principles, that the kingship was withdrawn from Shaul.
2. The statement of R'Akiva etc. is understood by the Rambam in Hilchos
Sanhedrin 14:10 to just mean that the Beis Din must be very careful and
deliberate, but not CHas Vshalom to mean that they meant that they
would try to subvert the intention of the Torah because they felt
"uncomfortable" with it.
"Uncomfortable" was a very bad choice of words on my part. I agree
that an obligation to perform a particular act or engage in a course of
conduct cannot, in any way, be mitigated by how the conduct makes us
"feel." The question is what to do when a particular course of conduct
that we are required to engage in entails the violation of other obligations
to which we are also subject.
3. I believe that your statement about Chazal's interpretation of Ben
Sorer is outside the bounds of accepted traditional Orthodox theology
(Forgive me if I misunderstood or am wrong!) CHazal don't "feel
uncomfortable" and then interpert part of the Torah out of existence.
I agree. I did not express myself properly.
Either Chazal had a mesorah how to understand the pesukim or they
used the midos that they had from Sinai etc. based upon a mesorah. But
to say that Chazal approached a topic with a preconcieved idea and then
interperted it in a way that was consistent with that rather then let the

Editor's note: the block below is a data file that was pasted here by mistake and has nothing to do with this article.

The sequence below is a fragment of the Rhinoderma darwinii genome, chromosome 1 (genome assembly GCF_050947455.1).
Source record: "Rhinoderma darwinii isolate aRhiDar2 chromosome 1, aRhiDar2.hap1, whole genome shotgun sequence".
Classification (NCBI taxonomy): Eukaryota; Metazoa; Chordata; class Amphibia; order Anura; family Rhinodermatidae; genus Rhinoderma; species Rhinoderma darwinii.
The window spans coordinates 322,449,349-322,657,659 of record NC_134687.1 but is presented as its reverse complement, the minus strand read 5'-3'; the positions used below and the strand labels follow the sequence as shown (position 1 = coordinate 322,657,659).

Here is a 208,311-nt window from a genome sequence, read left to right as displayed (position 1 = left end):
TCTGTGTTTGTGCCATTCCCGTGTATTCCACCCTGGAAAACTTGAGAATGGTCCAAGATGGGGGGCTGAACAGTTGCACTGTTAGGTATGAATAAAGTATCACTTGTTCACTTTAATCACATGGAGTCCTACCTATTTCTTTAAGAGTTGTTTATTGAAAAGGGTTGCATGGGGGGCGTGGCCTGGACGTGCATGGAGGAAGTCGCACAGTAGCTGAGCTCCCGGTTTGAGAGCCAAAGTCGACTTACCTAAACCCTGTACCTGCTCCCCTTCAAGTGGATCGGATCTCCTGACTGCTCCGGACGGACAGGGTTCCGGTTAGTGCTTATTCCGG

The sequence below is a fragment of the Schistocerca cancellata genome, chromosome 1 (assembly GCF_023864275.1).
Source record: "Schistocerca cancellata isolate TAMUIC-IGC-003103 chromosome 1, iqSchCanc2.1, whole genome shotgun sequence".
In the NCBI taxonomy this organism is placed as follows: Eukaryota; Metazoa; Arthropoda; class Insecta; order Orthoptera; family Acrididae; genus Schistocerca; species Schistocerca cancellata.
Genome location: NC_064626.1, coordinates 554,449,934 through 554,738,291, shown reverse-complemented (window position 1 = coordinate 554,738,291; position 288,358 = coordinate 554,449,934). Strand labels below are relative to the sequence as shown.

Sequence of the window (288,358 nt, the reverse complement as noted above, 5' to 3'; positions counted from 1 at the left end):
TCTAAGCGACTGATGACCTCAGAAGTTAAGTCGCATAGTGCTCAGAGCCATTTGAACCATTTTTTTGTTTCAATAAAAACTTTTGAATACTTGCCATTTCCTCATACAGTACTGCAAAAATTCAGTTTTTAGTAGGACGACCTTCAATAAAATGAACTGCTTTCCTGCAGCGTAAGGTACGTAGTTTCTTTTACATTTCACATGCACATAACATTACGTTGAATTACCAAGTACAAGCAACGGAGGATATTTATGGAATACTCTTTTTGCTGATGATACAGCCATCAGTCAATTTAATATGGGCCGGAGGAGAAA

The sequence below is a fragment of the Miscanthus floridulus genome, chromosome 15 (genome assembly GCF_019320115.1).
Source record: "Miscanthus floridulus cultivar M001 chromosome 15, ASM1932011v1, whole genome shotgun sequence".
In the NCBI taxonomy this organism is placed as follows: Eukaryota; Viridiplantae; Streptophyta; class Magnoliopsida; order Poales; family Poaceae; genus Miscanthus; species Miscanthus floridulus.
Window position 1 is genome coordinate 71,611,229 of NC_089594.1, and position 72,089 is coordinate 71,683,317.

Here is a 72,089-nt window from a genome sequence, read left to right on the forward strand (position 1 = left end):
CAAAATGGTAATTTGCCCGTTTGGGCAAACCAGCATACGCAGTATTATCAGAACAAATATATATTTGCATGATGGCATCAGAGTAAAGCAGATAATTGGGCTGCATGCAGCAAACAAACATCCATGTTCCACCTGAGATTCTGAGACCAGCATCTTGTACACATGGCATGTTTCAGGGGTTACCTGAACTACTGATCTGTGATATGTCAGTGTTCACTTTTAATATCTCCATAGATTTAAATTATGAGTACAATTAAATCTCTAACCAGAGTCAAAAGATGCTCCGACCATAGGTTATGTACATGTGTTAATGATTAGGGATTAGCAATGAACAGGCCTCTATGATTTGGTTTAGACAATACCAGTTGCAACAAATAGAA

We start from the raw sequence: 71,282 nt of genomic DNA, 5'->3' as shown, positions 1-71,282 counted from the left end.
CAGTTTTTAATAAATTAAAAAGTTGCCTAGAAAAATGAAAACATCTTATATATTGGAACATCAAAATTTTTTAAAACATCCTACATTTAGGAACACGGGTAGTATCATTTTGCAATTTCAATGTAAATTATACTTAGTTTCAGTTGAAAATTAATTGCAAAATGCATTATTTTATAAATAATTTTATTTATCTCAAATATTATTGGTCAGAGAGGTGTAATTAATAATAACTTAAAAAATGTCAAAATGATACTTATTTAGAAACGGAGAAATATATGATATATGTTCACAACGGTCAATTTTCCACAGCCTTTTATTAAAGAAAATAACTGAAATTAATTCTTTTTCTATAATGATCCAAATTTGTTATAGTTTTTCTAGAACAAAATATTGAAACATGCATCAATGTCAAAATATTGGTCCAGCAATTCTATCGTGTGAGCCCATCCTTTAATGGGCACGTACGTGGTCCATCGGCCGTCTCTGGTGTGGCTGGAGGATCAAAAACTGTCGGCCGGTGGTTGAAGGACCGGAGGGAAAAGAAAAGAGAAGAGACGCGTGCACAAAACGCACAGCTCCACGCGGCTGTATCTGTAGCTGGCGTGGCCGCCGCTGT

Torah speak to them is a Conservative or Reform way of looking at
Chazal. See Hirsch's Collected Writings and his taking Graetz to task.
But when was the last time you heard the shofar blown on Shabbat
Rosh Hashanah? Did Chazal think that it never occurred to the Ribono
shel Olam that someone might mistakenly carry the shofar on Shabbat if
required to hear the shofar blown on Shabbat. Nevertheless, the Torah
requires the shofar to be blown on Shabbat. But Chazal reached a
different conclusion and negated the d'oraita obligation to hear the
Shofar blown on Rosh Hashanah. Do you think that Chazal were less
concerned about the shedding of innocent blood than desecration of the
4. I cant help but be amused with your attempt to reconcile Torah with
Humanism as if Humanism is of such great value that we should use it as
the standard by which we judge Torah.
If the book of Jonah is not an expression of humanism, I don't know what
is. Or what about the midrash in which the Almighty rebukes the angels
for singing shirah during kriyat yam suf. "Ma'asei yadai tov'im ba-yam,
v'atem omrim shirah?" Or "gadol ha-adam she-nivra b'zelem elokim."
At any rate it clearly makes no difference whether you say ovdei
kochavim or umos clearly the ability of a person to be metamai is not
based upon their actions but on their intrinsic nature (no one would ever
suggest that a Jew who practices avodah zara would not be metamai!)
and therefore it really is the same idea that Jews are metamai and not
goyim As anyone familiar with Gem knows, the expression akum or oved
avodah zara is used interchangibly with goy in many places (partially
due to concerns of censors)
Your argument is persuasive. On the other hand, Rashi explicitly notes
that the residents of Ninveh were idolators. Why was it necessary for